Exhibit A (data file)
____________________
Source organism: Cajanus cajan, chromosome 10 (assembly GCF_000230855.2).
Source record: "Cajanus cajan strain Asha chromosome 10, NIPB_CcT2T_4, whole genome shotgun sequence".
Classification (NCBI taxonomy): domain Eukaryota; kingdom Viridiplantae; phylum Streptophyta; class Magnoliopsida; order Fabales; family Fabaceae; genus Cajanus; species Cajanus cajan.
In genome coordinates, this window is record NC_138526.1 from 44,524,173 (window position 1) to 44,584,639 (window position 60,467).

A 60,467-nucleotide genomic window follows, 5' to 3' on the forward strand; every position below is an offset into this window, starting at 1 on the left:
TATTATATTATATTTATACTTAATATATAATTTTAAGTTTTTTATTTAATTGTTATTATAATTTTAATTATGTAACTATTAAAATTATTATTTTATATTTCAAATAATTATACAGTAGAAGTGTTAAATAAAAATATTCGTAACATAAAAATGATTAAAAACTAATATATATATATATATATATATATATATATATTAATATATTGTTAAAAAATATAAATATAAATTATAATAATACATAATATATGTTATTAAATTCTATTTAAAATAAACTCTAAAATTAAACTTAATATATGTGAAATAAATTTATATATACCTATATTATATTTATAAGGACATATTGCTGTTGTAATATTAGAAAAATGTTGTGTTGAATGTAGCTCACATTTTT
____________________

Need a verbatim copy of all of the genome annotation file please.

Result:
Source organism: Cajanus cajan, chromosome 10 (assembly GCF_000230855.2).
Source record: "Cajanus cajan strain Asha chromosome 10, NIPB_CcT2T_4, whole genome shotgun sequence".
Classification (NCBI taxonomy): domain Eukaryota; kingdom Viridiplantae; phylum Streptophyta; class Magnoliopsida; order Fabales; family Fabaceae; genus Cajanus; species Cajanus cajan.
In genome coordinates, this window is record NC_138526.1 from 44,524,173 (window position 1) to 44,584,639 (window position 60,467).

A 60,467-nucleotide genomic window follows, 5' to 3' on the forward strand; every position below is an offset into this window, starting at 1 on the left:
TATTATATTATATTTATACTTAATATATAATTTTAAGTTTTTTATTTAATTGTTATTATAATTTTAATTATGTAACTATTAAAATTATTATTTTATATTTCAAATAATTATACAGTAGAAGTGTTAAATAAAAATATTCGTAACATAAAAATGATTAAAAACTAATATATATATATATATATATATATATATATATTAATATATTGTTAAAAAATATAAATATAAATTATAATAATACATAATATATGTTATTAAATTCTATTTAAAATAAACTCTAAAATTAAACTTAATATATGTGAAATAAATTTATATATACCTATATTATATTTATAAGGACATATTGCTGTTGTAATATTAGAAAAATGTTGTGTTGAATGTAGCTCACATTTTT